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The Badger Herald

Independent Student Newspaper Since 1969

The Badger Herald

Independent Student Newspaper Since 1969

The Badger Herald


Face to face, artist captures stories

Artist Francisco Lovascio di Sangis started his career in the fine art scene of Cape Cod, but left that life to travel to New Orleans when Katrina hit. He is now located in Madison full-time.[/media-credit]

In the aftermath of Hurricane Katrina, compassionate individuals ranging from doctors to teachers traveled to the Gulf Coast from all parts of the U.S.. Among them was Francesco Lovascio di Sangis, an artist from Cape Cod fed up with the lack of appreciation for fine art among the “bourgeois” seaside tourists. Di Sangis made the trek to the decimated city of New Orleans, inspired by plans for a project he hoped would renew his faith in the craft.

“When Hurricane Katrina happened, the grassroots sector of society was the only sector that was doing disaster relief per se in the disaster zone,” he said. “County, parish, state and federal governments were not; it was friends rescuing friends. … I wanted to create fine art in a microcosm of the apocalypse, as I came to view it in time.”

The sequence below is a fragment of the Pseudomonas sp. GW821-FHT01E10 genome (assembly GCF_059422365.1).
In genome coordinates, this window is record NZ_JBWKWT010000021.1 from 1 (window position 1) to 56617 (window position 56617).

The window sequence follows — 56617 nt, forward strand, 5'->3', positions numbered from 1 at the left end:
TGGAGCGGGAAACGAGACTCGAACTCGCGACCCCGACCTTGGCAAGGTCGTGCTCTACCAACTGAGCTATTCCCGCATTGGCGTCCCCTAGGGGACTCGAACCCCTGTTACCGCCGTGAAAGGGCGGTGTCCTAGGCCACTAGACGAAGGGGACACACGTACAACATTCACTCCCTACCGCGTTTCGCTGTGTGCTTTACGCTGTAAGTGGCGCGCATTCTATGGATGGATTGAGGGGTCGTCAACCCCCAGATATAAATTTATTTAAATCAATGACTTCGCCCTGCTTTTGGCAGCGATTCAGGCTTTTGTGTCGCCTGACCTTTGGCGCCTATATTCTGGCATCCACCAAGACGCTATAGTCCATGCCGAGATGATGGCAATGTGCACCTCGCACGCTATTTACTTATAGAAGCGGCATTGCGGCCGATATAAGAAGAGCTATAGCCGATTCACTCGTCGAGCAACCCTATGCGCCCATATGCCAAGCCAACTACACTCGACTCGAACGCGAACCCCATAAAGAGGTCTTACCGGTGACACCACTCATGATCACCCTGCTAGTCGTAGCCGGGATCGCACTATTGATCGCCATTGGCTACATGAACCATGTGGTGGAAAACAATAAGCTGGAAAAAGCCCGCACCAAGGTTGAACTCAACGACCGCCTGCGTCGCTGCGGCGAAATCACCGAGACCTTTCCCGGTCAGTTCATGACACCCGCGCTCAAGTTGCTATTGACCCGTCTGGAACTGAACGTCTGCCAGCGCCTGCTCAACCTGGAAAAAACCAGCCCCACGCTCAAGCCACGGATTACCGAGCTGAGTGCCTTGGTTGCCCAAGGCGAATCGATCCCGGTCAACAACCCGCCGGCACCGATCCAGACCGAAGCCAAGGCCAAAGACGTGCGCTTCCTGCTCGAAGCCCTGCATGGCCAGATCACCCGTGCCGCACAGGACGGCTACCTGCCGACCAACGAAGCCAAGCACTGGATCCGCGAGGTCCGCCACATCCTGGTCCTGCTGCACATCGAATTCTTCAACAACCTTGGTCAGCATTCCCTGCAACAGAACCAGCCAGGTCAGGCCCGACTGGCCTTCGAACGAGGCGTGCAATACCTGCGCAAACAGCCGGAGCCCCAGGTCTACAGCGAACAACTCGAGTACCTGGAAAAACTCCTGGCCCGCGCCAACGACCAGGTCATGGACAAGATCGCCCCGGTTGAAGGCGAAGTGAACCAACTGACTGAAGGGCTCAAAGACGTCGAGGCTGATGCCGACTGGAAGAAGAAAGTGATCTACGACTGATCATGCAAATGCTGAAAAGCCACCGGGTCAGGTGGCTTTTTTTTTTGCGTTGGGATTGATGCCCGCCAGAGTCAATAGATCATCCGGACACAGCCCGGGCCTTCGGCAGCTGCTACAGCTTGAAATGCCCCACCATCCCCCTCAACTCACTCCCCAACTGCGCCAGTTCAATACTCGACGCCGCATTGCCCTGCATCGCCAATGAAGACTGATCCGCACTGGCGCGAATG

Di Sangis didn’t know what he’d find when he “stuff[ed] a backpack full of nothing but sketchbooks and graphite pencils and hitchhike[d] into the middle of the worst natural disaster at the time to have hit the Gulf Coast,” but he wanted to at least try.


“It turned out to be the best decision I could have made,” he said.

This endeavor, which resulted in 400 completed portraits, was the beginning of what the artist calls the Portrait Story Project. He continued on to do 600 portraits in the low-income, rural communities of Appalachia and hopes Madison will yield similar creative successes. He calls this segment “Portrait Story Project: Faces of Mad Town, City of Four Lakes.”

Di Sangis paints portraits of individuals in the selected region and then gives them guidelines to handwrite an accurate, subjective narrative of their experience atop the painting.